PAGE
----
palms, or sinking into fantasy head
slightly tilted back, lips parted, small chest
heaving, hyperventilating himself into
imagination - Smith is superb and superbly
I'unny. He doesn't waste a single one-liner.
The supporting cast is not nearly as
captivating, although adequate enough.
Darrie Lawrence (as Linda) somehow
looked like she either stepped out of or into
the wrong time period, and Henry O. Arnold
(as her husband Dick) sometimes overdid
the business-brained husband just enough to
make it seem like caricature. That was also
the impression 1 got from several of the
"girls" in walk-on roles whom Allan fails to
Friday and Saturday
November 18 and 19
405 W. Rotemury St.
WHO GARDEN restaurant
en'oy Chinese food n the depth of oriental culture
Winner ol the Franklin Street Gourmet "Choice Award"
Over IOU disnes
Gourmet food from all four corners of China
Private party rooms available
Dine amid the art of China
1404 EmI Franklin tin.
Lunch 11 jn. to 2 pjn.
Dinner S pjn. to 10 p m.
Opan 't 11 pjn.
TMa Footta Saturday
make it with. One in particular the
intellectual girl at the Museum of Modern
Art, who has some of the funniest lines in the
play about how a"lovely" paintingexpresses
the bleakness of the cosmos insisted on
intoning her lines, instead of delivering them
deadpan and letting the humor speak for
And of course there's Bogart. When Kent
Rizley keeps his hat on, so that his face is in
shadow, and doesn't mug the Bogey accent
too heavily, he is just the presence needed.
But once the hat and coat and cigarette
disappear, and we see thicker features and
blacker hair in the bright light well, our
suspension of disbelief does have its limits,
especially when the lines get unintelligible.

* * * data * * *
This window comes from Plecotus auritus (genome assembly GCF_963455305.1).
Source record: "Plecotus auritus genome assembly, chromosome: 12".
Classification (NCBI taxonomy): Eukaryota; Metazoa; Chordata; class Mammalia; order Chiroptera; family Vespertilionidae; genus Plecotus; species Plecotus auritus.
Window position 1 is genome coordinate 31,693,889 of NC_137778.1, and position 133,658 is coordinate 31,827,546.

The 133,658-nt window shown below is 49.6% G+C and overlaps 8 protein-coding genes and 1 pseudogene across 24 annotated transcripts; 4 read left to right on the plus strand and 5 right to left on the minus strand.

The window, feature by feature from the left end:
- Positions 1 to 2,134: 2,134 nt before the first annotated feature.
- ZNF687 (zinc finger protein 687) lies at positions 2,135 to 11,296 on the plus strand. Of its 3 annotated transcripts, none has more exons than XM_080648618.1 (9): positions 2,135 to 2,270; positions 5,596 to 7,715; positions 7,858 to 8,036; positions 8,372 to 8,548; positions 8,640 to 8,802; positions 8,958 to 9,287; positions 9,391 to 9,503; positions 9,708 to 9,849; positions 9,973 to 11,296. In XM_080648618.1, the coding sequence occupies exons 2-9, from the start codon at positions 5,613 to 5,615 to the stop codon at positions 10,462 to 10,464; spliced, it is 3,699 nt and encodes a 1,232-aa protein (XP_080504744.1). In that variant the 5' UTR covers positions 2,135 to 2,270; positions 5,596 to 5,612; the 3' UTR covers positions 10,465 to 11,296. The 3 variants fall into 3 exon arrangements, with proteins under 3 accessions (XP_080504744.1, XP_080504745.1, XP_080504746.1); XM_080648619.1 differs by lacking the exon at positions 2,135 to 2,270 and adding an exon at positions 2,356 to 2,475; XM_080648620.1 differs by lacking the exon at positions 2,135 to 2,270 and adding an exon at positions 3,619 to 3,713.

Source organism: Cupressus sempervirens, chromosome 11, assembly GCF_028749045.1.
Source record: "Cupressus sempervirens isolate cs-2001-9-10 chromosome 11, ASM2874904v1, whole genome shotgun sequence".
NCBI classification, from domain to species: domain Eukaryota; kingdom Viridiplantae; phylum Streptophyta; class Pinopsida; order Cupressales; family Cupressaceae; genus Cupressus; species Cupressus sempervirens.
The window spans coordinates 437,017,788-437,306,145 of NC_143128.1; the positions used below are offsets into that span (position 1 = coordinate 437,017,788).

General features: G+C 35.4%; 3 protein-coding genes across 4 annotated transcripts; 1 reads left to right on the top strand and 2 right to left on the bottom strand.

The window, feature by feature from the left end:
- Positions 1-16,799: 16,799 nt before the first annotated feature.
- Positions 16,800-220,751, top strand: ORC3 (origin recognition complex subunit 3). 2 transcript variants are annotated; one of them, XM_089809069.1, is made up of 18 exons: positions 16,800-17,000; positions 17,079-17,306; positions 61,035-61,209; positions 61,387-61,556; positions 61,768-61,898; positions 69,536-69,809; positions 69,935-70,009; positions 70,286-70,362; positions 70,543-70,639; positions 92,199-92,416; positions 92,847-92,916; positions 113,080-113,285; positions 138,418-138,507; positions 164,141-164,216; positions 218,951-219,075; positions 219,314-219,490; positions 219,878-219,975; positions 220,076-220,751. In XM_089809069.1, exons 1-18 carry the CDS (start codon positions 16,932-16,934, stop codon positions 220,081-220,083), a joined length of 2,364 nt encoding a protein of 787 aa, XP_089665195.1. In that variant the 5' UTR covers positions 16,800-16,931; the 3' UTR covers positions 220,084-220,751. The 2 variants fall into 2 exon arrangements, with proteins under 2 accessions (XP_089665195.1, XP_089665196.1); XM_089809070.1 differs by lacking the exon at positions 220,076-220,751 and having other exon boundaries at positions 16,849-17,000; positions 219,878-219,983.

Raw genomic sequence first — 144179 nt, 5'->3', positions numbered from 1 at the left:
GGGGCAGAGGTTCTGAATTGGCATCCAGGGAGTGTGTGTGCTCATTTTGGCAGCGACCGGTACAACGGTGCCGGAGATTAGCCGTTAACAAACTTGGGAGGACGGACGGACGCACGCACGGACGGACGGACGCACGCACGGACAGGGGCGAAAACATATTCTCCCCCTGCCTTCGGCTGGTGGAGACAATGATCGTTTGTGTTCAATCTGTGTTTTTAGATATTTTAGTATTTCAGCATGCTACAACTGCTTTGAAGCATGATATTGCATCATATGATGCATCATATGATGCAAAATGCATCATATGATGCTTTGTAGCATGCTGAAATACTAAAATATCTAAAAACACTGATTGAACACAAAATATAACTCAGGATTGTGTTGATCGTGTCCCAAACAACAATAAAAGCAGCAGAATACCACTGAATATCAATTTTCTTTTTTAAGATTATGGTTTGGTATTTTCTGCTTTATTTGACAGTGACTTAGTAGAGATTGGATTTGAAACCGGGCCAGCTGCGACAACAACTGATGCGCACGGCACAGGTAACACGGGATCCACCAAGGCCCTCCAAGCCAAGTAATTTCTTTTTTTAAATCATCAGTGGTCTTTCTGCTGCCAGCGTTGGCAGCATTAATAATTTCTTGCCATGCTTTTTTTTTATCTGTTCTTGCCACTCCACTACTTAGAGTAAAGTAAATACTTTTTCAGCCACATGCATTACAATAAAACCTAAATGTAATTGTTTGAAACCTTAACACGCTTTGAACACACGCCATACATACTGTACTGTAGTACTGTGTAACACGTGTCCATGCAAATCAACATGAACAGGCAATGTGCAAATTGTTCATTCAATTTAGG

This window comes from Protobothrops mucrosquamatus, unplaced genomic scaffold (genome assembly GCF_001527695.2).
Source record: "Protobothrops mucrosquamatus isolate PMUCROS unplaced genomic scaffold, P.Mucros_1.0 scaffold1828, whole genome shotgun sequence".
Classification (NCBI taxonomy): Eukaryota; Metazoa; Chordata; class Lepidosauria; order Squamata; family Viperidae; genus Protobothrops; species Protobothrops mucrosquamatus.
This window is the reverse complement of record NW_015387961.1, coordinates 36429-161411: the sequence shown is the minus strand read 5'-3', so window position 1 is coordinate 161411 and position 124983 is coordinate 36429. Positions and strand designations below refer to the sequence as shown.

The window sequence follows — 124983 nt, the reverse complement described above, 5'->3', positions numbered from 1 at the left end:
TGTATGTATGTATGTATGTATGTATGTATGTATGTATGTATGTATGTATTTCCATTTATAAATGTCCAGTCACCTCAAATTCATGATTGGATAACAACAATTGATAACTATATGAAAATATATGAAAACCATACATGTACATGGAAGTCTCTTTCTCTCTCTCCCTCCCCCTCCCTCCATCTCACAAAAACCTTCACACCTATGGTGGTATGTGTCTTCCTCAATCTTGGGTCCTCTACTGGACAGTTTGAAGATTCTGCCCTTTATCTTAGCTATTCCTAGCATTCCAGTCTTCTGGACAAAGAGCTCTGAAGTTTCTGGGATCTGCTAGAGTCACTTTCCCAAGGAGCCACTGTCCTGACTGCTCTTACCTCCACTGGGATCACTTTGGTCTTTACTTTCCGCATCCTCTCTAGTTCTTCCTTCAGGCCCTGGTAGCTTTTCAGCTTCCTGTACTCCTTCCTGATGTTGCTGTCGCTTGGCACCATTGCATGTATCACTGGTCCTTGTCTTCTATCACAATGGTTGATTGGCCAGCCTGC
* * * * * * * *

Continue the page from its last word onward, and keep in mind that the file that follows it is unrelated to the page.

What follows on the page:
Play It Again, Sam
Playmakers Repertory Company
-By MICHAEL McFEE-
Director Bill Peters had some very good
touches using a funny drug cart for
hypochondriacs Allan and Linda, having
Dick roll on and off stage in a telephone
booth in one scene. Along with set director
David Lockner, he also provided several
surprises which opened up the stage a
couch (replete with lounging lady) which
folded out of the wall and back again once
the scene was over; an unexpected entrance
by Bogey from a trap door in the floor; and a
hidden nook at the back of the stage which
opened up at the end of Act Two to reveal
Sam playing it again. The latter, though,
with its mock-neon "Casablanca" sign
glaring forth, was a bit much; but then again,
the end of all three acts seemed rather hyped
up. Act One ended with Allan getting too out
of character, all silly and blustery, about his
date with Sharon Lake. And Act Three ends
with none other than Annie Hall lah-de-dahing
her way into the apartment
downstairs a fine impersonation by (I
think) Janet Foster, but an update which
seems a little out of place in the context of the
That seems the kind of reference that the
PRC Play It Again, Sam should avoid,
one that shifts our attention from the play
and the production itself to the
incomparable Woody and a film which is
similar in many ways but more mature. The
PRC production provides enough fun. on its
own without any help; for example, once
you've looked at all the old movie posters
and neat camera lamp in Allan's apartment,
see if you can find an ant farm. To me, that's
a little invention as funny and incongruous
as the punch line to a Woody Allen joke;
besides which, there are plenty of thosejokes
you'll want to remember at an opportune
moment to be brilliantly witty. No one could
say the same for Star Wars.."
When it comes to
the powers of persuasion.
in file Daily Tar Heel